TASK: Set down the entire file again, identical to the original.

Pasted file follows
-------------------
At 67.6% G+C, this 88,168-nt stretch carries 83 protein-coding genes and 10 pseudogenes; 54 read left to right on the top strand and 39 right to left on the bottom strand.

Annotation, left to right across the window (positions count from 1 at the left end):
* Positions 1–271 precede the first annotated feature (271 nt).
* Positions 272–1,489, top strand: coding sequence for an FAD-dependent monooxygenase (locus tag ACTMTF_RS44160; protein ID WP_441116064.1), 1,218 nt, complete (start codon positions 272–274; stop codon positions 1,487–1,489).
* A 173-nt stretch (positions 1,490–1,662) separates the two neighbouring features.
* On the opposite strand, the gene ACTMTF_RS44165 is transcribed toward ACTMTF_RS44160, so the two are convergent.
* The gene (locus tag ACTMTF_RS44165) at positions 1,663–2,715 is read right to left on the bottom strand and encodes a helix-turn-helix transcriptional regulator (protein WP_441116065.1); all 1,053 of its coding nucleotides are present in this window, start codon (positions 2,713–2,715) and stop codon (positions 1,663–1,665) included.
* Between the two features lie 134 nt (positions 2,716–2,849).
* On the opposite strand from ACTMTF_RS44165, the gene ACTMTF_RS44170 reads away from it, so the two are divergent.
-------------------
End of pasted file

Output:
At 67.6% G+C, this 88,168-nt stretch carries 83 protein-coding genes and 10 pseudogenes; 54 read left to right on the top strand and 39 right to left on the bottom strand.

Annotation, left to right across the window (positions count from 1 at the left end):
* Positions 1–271 precede the first annotated feature (271 nt).
* Positions 272–1,489, top strand: coding sequence for an FAD-dependent monooxygenase (locus tag ACTMTF_RS44160; protein ID WP_441116064.1), 1,218 nt, complete (start codon positions 272–274; stop codon positions 1,487–1,489).
* A 173-nt stretch (positions 1,490–1,662) separates the two neighbouring features.
* On the opposite strand, the gene ACTMTF_RS44165 is transcribed toward ACTMTF_RS44160, so the two are convergent.
* The gene (locus tag ACTMTF_RS44165) at positions 1,663–2,715 is read right to left on the bottom strand and encodes a helix-turn-helix transcriptional regulator (protein WP_441116065.1); all 1,053 of its coding nucleotides are present in this window, start codon (positions 2,713–2,715) and stop codon (positions 1,663–1,665) included.
* Between the two features lie 134 nt (positions 2,716–2,849).
* On the opposite strand from ACTMTF_RS44165, the gene ACTMTF_RS44170 reads away from it, so the two are divergent.